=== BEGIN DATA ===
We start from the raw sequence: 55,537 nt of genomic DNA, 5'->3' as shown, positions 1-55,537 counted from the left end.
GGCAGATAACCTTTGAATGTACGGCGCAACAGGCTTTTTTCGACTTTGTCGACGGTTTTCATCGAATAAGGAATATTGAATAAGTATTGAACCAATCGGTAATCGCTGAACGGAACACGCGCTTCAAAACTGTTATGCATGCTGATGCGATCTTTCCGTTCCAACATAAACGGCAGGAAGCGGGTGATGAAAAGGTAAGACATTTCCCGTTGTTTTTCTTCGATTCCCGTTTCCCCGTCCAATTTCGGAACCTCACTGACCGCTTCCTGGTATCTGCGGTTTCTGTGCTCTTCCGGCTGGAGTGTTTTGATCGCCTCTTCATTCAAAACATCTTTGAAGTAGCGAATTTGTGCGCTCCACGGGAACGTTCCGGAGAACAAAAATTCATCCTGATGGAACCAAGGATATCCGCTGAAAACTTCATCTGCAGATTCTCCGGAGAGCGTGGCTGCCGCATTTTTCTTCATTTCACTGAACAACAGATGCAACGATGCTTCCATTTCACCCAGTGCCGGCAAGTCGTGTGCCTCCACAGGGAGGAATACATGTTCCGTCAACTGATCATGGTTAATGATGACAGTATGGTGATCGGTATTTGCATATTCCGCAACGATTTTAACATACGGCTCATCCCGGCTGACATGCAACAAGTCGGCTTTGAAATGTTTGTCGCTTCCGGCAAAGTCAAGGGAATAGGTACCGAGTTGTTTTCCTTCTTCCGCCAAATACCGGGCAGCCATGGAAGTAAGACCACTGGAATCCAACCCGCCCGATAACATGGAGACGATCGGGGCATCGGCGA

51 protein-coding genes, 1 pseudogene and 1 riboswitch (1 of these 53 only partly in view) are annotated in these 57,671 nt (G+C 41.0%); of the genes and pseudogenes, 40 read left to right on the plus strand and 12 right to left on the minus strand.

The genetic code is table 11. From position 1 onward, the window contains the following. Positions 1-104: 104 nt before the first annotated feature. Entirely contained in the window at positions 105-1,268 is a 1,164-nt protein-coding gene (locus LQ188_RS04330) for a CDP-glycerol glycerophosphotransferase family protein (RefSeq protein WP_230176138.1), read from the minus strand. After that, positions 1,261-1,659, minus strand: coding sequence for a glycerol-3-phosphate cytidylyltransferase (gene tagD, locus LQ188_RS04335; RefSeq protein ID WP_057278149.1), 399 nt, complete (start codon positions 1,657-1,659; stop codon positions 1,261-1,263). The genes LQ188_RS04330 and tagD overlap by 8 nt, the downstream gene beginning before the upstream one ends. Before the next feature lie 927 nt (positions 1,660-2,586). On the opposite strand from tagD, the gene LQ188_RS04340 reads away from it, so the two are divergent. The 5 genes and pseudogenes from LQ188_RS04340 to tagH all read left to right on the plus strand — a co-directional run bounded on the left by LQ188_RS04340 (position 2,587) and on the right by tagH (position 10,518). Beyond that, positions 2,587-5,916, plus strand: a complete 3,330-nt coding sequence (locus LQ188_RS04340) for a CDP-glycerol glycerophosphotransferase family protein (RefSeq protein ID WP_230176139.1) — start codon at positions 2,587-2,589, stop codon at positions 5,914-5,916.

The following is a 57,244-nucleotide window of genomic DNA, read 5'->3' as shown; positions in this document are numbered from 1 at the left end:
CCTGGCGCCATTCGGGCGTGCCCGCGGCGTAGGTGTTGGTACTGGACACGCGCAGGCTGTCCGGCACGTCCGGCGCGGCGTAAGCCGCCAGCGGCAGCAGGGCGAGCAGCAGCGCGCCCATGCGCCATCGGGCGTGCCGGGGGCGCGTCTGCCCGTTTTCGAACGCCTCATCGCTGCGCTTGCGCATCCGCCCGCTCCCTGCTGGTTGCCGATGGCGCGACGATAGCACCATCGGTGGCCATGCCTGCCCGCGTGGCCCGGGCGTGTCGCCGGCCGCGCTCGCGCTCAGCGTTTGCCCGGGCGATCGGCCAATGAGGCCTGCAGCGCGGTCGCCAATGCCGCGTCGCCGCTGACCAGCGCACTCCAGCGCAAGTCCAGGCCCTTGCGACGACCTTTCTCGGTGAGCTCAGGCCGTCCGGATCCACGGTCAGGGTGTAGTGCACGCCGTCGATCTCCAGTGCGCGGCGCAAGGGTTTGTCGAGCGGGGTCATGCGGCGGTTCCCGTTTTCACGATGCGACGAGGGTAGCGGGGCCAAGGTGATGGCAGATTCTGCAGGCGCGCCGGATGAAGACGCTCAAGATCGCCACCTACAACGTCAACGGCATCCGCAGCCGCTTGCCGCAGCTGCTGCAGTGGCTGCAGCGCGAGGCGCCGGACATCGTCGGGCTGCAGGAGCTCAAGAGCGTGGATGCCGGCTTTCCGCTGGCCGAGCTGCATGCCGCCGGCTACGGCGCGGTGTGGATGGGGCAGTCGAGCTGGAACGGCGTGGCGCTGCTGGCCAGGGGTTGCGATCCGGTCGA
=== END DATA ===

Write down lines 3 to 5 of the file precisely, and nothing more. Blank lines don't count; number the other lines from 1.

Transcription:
51 protein-coding genes, 1 pseudogene and 1 riboswitch (1 of these 53 only partly in view) are annotated in these 57,671 nt (G+C 41.0%); of the genes and pseudogenes, 40 read left to right on the plus strand and 12 right to left on the minus strand.

The genetic code is table 11. From position 1 onward, the window contains the following. Positions 1-104: 104 nt before the first annotated feature. Entirely contained in the window at positions 105-1,268 is a 1,164-nt protein-coding gene (locus LQ188_RS04330) for a CDP-glycerol glycerophosphotransferase family protein (RefSeq protein WP_230176138.1), read from the minus strand. After that, positions 1,261-1,659, minus strand: coding sequence for a glycerol-3-phosphate cytidylyltransferase (gene tagD, locus LQ188_RS04335; RefSeq protein ID WP_057278149.1), 399 nt, complete (start codon positions 1,657-1,659; stop codon positions 1,261-1,263). The genes LQ188_RS04330 and tagD overlap by 8 nt, the downstream gene beginning before the upstream one ends. Before the next feature lie 927 nt (positions 1,660-2,586). On the opposite strand from tagD, the gene LQ188_RS04340 reads away from it, so the two are divergent. The 5 genes and pseudogenes from LQ188_RS04340 to tagH all read left to right on the plus strand — a co-directional run bounded on the left by LQ188_RS04340 (position 2,587) and on the right by tagH (position 10,518). Beyond that, positions 2,587-5,916, plus strand: a complete 3,330-nt coding sequence (locus LQ188_RS04340) for a CDP-glycerol glycerophosphotransferase family protein (RefSeq protein ID WP_230176139.1) — start codon at positions 2,587-2,589, stop codon at positions 5,914-5,916.

The following is a 57,244-nucleotide window of genomic DNA, read 5'->3' as shown; positions in this document are numbered from 1 at the left end: